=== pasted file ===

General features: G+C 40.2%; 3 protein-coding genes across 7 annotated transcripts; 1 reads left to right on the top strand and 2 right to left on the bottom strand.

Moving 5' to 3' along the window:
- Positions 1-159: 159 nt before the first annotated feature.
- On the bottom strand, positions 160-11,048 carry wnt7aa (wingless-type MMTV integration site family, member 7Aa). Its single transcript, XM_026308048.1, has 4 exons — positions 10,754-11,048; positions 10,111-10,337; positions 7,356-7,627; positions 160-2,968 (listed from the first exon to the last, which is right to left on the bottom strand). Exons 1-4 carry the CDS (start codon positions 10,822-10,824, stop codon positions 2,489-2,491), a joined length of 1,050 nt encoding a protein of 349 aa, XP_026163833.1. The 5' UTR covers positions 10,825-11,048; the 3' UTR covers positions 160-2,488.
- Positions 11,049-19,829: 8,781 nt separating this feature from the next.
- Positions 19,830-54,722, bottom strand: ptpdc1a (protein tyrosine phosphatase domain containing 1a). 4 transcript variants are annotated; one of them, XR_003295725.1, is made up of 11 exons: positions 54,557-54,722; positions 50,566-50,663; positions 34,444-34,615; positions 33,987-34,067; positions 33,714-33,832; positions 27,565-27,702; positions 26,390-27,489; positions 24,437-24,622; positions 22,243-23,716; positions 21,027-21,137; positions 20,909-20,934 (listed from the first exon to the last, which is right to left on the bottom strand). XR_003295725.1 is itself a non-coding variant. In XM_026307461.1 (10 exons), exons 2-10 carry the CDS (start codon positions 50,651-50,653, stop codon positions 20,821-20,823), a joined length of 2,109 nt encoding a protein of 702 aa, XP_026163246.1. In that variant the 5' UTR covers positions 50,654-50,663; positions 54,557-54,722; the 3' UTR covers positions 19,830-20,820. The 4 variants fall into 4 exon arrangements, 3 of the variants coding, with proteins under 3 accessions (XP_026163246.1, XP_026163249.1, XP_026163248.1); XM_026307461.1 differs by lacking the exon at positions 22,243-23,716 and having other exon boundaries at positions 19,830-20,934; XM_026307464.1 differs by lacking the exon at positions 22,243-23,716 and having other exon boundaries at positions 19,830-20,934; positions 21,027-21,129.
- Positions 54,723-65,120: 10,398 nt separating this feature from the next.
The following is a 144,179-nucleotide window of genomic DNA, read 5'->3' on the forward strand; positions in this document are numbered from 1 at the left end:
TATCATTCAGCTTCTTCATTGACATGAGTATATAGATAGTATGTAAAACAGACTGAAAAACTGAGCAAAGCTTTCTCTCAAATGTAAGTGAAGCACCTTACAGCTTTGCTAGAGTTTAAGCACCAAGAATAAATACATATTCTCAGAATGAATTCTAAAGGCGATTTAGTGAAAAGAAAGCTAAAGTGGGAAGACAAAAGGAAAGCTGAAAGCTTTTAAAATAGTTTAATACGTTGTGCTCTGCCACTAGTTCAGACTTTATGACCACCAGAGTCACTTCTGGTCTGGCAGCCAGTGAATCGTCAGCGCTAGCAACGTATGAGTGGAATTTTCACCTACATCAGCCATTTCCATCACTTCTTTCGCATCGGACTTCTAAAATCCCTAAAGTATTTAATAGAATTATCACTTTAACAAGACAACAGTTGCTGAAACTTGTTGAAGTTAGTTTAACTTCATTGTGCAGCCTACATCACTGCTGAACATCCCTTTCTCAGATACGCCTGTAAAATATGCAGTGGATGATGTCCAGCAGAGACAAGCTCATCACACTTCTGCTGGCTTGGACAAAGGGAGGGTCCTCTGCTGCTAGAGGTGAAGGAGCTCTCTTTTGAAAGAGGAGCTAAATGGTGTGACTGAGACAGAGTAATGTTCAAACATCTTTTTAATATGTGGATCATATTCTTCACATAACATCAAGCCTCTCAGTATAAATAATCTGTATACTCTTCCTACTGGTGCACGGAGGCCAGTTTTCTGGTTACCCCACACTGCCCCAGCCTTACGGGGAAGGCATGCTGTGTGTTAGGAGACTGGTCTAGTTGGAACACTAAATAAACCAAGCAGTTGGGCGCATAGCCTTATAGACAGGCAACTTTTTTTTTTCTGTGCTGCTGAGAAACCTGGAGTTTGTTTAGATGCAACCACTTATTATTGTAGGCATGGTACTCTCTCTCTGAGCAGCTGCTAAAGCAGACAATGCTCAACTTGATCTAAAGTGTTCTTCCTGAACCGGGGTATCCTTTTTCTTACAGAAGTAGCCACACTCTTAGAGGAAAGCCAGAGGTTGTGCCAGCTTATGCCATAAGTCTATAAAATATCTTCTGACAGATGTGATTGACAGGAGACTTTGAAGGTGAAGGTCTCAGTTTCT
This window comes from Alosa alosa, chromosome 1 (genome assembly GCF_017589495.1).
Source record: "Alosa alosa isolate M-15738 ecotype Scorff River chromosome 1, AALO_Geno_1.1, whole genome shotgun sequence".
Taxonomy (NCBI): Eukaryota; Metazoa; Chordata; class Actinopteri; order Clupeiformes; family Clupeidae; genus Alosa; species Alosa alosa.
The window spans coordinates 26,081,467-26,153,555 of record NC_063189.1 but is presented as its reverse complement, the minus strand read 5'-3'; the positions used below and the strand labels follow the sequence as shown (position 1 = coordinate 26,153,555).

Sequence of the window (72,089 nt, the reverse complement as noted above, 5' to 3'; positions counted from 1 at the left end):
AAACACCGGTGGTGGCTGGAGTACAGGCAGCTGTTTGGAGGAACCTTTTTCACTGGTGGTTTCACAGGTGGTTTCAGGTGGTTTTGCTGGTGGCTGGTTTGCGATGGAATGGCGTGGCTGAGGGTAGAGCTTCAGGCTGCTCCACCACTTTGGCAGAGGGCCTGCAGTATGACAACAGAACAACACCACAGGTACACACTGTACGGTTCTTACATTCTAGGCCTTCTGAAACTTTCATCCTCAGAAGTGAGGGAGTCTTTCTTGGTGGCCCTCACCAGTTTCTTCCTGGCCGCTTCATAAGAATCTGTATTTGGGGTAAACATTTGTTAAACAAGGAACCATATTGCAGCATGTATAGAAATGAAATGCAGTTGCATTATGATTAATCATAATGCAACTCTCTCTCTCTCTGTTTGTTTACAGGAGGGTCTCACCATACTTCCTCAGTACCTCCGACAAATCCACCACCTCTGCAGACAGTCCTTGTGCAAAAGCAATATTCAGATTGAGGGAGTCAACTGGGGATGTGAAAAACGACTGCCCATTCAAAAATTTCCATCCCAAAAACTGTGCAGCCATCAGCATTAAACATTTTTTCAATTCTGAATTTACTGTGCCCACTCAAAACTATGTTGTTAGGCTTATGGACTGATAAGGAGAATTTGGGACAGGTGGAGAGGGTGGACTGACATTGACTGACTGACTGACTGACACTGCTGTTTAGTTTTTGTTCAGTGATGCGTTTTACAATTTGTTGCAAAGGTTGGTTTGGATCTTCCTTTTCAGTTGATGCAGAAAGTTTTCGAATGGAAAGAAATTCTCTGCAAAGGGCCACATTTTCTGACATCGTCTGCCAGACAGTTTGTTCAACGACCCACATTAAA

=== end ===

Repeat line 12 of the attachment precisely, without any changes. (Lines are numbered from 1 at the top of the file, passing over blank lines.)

Taxonomy (NCBI): Eukaryota; Metazoa; Chordata; class Actinopteri; order Clupeiformes; family Clupeidae; genus Alosa; species Alosa alosa.